The Furniture of Carlo Mollino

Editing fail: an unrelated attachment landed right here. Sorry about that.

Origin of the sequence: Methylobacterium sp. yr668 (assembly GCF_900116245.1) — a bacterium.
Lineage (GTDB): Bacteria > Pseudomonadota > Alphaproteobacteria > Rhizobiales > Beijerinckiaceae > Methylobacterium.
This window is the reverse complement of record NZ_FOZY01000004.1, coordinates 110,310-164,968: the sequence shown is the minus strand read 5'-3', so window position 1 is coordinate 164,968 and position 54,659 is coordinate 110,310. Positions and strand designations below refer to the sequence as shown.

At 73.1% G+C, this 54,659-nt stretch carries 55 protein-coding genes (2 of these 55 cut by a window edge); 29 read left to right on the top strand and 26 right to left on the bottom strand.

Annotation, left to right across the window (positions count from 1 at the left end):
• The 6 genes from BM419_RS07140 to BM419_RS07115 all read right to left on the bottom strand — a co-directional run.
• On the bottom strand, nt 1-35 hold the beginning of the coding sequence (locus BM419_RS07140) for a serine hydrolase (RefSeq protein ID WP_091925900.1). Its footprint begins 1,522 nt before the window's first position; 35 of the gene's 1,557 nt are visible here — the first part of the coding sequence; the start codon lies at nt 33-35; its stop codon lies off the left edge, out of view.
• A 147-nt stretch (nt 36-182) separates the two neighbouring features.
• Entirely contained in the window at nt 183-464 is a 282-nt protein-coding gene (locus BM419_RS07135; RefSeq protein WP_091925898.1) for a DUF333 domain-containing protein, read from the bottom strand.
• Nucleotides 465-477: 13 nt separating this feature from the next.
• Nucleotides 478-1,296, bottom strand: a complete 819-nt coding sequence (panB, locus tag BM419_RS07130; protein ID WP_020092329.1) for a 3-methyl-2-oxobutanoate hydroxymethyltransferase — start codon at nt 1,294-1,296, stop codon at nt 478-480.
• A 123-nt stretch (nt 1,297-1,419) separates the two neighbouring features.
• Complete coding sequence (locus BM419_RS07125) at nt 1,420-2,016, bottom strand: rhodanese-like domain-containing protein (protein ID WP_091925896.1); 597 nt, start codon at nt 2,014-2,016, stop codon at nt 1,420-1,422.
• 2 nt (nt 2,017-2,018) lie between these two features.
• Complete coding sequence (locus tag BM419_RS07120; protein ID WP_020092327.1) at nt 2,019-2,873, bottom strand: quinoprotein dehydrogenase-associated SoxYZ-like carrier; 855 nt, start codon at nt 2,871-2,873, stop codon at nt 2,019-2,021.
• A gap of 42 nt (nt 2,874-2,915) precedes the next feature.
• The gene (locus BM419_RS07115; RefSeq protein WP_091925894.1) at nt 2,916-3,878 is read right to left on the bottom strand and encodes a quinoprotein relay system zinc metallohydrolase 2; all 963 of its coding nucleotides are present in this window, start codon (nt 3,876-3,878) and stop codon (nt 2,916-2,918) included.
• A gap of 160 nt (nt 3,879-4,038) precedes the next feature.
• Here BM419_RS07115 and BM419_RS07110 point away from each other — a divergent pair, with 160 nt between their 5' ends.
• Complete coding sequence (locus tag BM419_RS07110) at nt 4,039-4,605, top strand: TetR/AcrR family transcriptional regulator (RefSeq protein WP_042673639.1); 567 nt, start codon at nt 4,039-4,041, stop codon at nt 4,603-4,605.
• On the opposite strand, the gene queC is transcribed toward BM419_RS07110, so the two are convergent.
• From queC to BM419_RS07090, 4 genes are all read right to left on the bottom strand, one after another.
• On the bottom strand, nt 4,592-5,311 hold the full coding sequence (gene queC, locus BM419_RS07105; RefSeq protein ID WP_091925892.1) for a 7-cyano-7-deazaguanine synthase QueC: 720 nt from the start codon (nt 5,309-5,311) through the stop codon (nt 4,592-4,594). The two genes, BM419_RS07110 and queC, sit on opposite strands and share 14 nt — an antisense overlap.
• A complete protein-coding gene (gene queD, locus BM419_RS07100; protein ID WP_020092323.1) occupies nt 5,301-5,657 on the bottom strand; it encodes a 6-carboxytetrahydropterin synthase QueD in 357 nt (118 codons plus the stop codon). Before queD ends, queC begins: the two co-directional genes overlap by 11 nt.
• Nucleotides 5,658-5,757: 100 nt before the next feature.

Carlo Mollino (1905-73), the son of a prominent engineer of the city of Turin, graduated with honours from Turin’s Royal School of Architecture in 1931. He joined his father’s firm in the same year, only to leave to pursue an independent and highly original career in design and architecture seven years later.\n\nFrom the start, both his interests and personality set him apart from his contemporaries. Influenced by the Second Futurism movement and Surrealist avant-gardes, he was active in an impressive number of fields, including aeronautics, automobile design, art, photography, set design, town planning, furniture, interior decoration and architecture.\n\nHighlights from his architectural output include the headquarters of the Società Ippica Torinese (1935-9)and the Teatro Regio Torinese (1966), both in Turin. Mollino was able to bring together various forms of expression through his extensive artistic research. His furniture was based on organic shapes, such as tree branches, animal horns and the human body, the female profile figuring prominently in his design work. These pieces evolved from the appreciation of the shapes of Art Nouveau and the architect Antoni Gaudí, and were far more expressive and sculptural than those being produced in Milan at the same time.\n\nMost of Mollino’s furniture designs were site-specific one-offs for specifically commissioned interiors and were manufactured by the Apelli & Varesio joinery in Turin. This has ensured that these pieces are very rarely available on the market and are highly valued by furniture collectors. Beyond the sculptural aesthetics of his furniture, his designs involved thorough research into materials and technology. Mollino developed a complex construction technique whereby the structure seemed liberated by the weight of the material, as clearly seen in the glass and bentwood Arabesque table (1949), still in production by Zanotta.\n\nHis famous interiors were richly decorated with fabric, used not only as upholstery but also as a spatial device. He aimed at creating architecture and interiors that could be manipulated by the user, as with the innovative lighting system for the Miller House (1937), which was mounted on a curving track and could be moved along the ceiling of the house.\n\nThe book presents Mollino’s complete furniture and interior design for the first time and represents the most comprehensive record today of this part of Mollino’s production. Realized in collaboration with the Museo Casa Mollino and written by the museum’s curators Napoleone Ferrari and Fulvio Ferrari, this extensive and original monograph emphasizes the contemporary significance of Mollino’s groundbreaking oeuvre.
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